- Eligibility for Irish passport
- Irish citizenship through descent passport requirements
- Passport requirements for people adopted by Irish parents
- How can naturalised citizens apply for an Irish passport?
- Ireland Passport photo guidelines
- What happens if a certificate of naturalisation is revoked?
- Irish passport requirements for children
- Frequently asked questions
Requirements for an Irish passport
If you wish to apply for an Irish passport it is essential that you meet specific requirements.
Before applying for an Irish passport, you must have acquired Irish citizenship.
The requirements for an Irish passport change depending on your personal circumstances and the way in which you have become an Irish citizen.
You may have acquired Irish citizenship through naturalisation, descent, birth, adoption, or through having refugee status.
Therefore, each situation requires that you meet unique criteria.
All individuals are required to provide the following when applying for an Irish passport:
- Full Irish birth certificate
- Civil marriage/partnership certificate (if applicable and you have changed your surname)
- Proof of address
- Proof of full name
- A copy of your Public Services Card (or your original government-issued photo identification)
If you are resident in Northern Ireland or abroad, you must also provide either your original passport, national ID card, social security card or a certified copy of your driving licence.
With an Irish passport, you are able to travel abroad and travel freely throughout the 27 countries in the European Union. As well as this, you can live and work without restriction in Britain under the Common Travel Area (in most cases).
This page outlines all the Irish passport requirements that you need to know.
For comprehensive advice, guidance and assistance with your passport application, call our team of experienced immigration lawyers on (+353) 061 518 025.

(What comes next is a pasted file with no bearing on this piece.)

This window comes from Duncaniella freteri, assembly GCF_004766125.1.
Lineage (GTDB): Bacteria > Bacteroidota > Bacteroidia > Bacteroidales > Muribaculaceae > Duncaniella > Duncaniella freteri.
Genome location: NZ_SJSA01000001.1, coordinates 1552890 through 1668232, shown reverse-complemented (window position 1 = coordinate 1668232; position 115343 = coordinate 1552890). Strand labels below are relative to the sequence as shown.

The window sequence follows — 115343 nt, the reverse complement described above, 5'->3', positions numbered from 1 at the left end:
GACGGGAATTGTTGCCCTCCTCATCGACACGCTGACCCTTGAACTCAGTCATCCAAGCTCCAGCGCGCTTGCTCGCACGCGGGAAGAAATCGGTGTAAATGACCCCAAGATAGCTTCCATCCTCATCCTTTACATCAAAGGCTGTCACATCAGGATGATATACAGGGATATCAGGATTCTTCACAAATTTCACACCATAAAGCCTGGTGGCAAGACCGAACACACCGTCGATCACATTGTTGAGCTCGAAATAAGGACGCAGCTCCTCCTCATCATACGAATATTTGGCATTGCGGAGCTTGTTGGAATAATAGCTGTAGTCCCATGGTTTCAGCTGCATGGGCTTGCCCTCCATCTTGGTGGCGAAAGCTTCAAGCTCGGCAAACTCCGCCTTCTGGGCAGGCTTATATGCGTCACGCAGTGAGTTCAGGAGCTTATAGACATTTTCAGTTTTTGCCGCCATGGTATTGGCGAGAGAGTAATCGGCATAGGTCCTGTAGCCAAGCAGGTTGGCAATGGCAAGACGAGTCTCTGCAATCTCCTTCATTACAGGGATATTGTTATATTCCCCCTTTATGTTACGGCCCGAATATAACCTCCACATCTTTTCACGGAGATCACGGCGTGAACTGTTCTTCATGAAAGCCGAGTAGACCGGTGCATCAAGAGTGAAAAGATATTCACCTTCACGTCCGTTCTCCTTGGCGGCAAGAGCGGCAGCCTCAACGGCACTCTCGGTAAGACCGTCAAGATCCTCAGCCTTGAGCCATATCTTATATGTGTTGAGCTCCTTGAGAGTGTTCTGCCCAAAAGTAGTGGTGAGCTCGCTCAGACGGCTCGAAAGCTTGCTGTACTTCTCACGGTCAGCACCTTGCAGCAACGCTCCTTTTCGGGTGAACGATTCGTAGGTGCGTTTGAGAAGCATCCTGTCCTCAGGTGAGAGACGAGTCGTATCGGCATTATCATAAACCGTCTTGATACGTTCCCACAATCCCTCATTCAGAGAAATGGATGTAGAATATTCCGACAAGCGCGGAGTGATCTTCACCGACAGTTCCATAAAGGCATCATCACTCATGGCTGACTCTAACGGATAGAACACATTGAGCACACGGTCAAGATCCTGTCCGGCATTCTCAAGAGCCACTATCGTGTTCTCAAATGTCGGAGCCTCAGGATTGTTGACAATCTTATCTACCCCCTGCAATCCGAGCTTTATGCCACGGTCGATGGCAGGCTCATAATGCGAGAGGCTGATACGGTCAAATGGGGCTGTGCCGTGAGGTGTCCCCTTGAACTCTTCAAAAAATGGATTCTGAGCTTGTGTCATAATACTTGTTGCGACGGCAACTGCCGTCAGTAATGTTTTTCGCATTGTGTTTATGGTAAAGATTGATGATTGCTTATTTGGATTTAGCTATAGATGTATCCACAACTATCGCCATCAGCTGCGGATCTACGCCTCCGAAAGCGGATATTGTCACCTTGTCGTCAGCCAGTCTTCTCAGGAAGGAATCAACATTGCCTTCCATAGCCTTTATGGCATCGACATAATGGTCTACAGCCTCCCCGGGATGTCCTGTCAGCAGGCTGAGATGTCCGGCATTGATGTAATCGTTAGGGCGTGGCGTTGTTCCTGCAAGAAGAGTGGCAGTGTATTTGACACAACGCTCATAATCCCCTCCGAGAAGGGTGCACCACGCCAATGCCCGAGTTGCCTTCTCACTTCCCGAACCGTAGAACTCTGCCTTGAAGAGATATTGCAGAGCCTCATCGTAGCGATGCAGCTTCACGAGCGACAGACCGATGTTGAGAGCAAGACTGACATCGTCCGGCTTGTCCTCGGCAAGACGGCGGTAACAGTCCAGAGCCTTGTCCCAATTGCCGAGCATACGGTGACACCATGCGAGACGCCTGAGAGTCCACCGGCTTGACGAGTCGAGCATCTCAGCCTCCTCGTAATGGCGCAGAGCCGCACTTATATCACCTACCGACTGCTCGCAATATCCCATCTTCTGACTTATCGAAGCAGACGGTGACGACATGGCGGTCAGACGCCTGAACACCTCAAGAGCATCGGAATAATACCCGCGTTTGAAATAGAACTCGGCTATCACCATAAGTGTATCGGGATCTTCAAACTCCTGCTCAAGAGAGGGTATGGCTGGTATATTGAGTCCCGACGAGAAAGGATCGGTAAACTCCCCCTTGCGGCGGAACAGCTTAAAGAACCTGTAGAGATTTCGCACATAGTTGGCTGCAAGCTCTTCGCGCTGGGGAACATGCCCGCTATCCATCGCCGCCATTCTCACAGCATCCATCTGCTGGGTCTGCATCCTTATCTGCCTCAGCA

Who is eligible for an Irish passport?
If you were born on the island of Ireland prior to 2005, you are automatically considered an Irish citizen, including those who were born in Northern Ireland.
This is the case even if your parents don’t hold Irish passports.
However, if you were born in Ireland after 2005, you are only entitled to citizenship if one or both of your parents is either:
- British (or entitled to live in Northern Ireland/the Irish State without restriction on their residency)
- A foreign national who was legally resident in Ireland for three of the four years immediately prior to your birth
- Granted refugee status in Ireland
This is because a citizenship referendum in 2004 abolished the right to citizenship by birth.
If your parents are foreign nationals, they are required to prove that they have a genuine link to Ireland by demonstrating that they had spent the required reckonable residence in the State immediately before your birth.
Once you or your parent(s) have successfully claimed your Irish citizenship by birth or descent, you are able to apply for an Irish passport. You can apply for your first Irish passport if you are aged 18 or over (if you are under 18, you must have the consent of your parent(s)/guardian(s).
Irish citizenship through descent passport requirements
If either of your parents was an Irish citizen and was born in Ireland, you will automatically be an Irish citizen and can apply for an Irish passport regardless of where you were born. In this circumstance, you do not need to be registered in the Foreign Births Register to apply for a passport.
However, if either of your parents was born outside of Ireland or Northern Ireland you must have your birth registered in the Foreign Births Register before you can claim citizenship and apply for your Irish passport. This applies even if your parents are Irish citizens.
If you are claiming your citizenship through a grandparent who was born in Ireland, you are entitled to apply for foreign birth registration and can subsequently apply for an Irish passport. This is the case even if your parents do not hold Irish passports.